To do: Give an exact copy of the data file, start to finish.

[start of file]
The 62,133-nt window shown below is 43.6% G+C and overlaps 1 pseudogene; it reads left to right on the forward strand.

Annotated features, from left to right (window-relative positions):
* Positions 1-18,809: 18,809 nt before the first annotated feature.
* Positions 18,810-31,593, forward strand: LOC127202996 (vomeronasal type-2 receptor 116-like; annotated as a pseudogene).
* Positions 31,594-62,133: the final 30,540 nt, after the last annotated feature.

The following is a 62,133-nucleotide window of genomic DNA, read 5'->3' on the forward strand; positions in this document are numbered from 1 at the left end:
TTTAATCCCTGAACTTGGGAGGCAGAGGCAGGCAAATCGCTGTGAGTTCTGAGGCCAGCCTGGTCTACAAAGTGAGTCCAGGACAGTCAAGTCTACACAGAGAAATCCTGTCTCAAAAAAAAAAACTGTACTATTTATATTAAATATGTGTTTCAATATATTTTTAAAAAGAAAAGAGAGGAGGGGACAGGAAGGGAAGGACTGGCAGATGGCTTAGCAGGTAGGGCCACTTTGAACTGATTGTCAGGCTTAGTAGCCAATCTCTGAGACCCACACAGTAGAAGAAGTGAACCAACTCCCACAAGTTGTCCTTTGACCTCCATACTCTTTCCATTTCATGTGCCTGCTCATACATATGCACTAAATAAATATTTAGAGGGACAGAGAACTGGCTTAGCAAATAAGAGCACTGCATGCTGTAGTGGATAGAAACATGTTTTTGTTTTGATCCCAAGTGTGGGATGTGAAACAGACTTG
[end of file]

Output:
The 62,133-nt window shown below is 43.6% G+C and overlaps 1 pseudogene; it reads left to right on the forward strand.

Annotated features, from left to right (window-relative positions):
* Positions 1-18,809: 18,809 nt before the first annotated feature.
* Positions 18,810-31,593, forward strand: LOC127202996 (vomeronasal type-2 receptor 116-like; annotated as a pseudogene).
* Positions 31,594-62,133: the final 30,540 nt, after the last annotated feature.

The following is a 62,133-nucleotide window of genomic DNA, read 5'->3' on the forward strand; positions in this document are numbered from 1 at the left end:
TTTAATCCCTGAACTTGGGAGGCAGAGGCAGGCAAATCGCTGTGAGTTCTGAGGCCAGCCTGGTCTACAAAGTGAGTCCAGGACAGTCAAGTCTACACAGAGAAATCCTGTCTCAAAAAAAAAAACTGTACTATTTATATTAAATATGTGTTTCAATATATTTTTAAAAAGAAAAGAGAGGAGGGGACAGGAAGGGAAGGACTGGCAGATGGCTTAGCAGGTAGGGCCACTTTGAACTGATTGTCAGGCTTAGTAGCCAATCTCTGAGACCCACACAGTAGAAGAAGTGAACCAACTCCCACAAGTTGTCCTTTGACCTCCATACTCTTTCCATTTCATGTGCCTGCTCATACATATGCACTAAATAAATATTTAGAGGGACAGAGAACTGGCTTAGCAAATAAGAGCACTGCATGCTGTAGTGGATAGAAACATGTTTTTGTTTTGATCCCAAGTGTGGGATGTGAAACAGACTTG